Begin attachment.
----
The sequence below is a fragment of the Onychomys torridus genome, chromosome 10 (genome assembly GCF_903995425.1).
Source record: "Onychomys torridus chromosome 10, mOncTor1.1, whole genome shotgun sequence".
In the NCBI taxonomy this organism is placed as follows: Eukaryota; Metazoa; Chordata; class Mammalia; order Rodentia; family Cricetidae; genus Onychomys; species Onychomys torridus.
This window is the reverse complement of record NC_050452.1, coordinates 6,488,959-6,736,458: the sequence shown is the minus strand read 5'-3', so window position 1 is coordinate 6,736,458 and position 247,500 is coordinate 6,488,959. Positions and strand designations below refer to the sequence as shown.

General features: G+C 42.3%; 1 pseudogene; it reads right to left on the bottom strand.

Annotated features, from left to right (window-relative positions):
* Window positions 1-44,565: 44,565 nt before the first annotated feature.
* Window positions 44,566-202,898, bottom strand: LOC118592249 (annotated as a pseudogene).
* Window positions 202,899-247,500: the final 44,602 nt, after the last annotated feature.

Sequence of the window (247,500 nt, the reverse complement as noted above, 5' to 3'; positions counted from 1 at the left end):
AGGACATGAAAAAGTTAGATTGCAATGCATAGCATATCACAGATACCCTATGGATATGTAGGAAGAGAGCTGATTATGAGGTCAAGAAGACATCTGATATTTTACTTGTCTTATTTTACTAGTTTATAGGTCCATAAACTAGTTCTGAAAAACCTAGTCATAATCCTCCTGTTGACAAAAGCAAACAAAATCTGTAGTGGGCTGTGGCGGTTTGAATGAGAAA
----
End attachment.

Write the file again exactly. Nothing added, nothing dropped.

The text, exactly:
The sequence below is a fragment of the Onychomys torridus genome, chromosome 10 (genome assembly GCF_903995425.1).
Source record: "Onychomys torridus chromosome 10, mOncTor1.1, whole genome shotgun sequence".
In the NCBI taxonomy this organism is placed as follows: Eukaryota; Metazoa; Chordata; class Mammalia; order Rodentia; family Cricetidae; genus Onychomys; species Onychomys torridus.
This window is the reverse complement of record NC_050452.1, coordinates 6,488,959-6,736,458: the sequence shown is the minus strand read 5'-3', so window position 1 is coordinate 6,736,458 and position 247,500 is coordinate 6,488,959. Positions and strand designations below refer to the sequence as shown.

General features: G+C 42.3%; 1 pseudogene; it reads right to left on the bottom strand.

Annotated features, from left to right (window-relative positions):
* Window positions 1-44,565: 44,565 nt before the first annotated feature.
* Window positions 44,566-202,898, bottom strand: LOC118592249 (annotated as a pseudogene).
* Window positions 202,899-247,500: the final 44,602 nt, after the last annotated feature.

Sequence of the window (247,500 nt, the reverse complement as noted above, 5' to 3'; positions counted from 1 at the left end):
AGGACATGAAAAAGTTAGATTGCAATGCATAGCATATCACAGATACCCTATGGATATGTAGGAAGAGAGCTGATTATGAGGTCAAGAAGACATCTGATATTTTACTTGTCTTATTTTACTAGTTTATAGGTCCATAAACTAGTTCTGAAAAACCTAGTCATAATCCTCCTGTTGACAAAAGCAAACAAAATCTGTAGTGGGCTGTGGCGGTTTGAATGAGAAA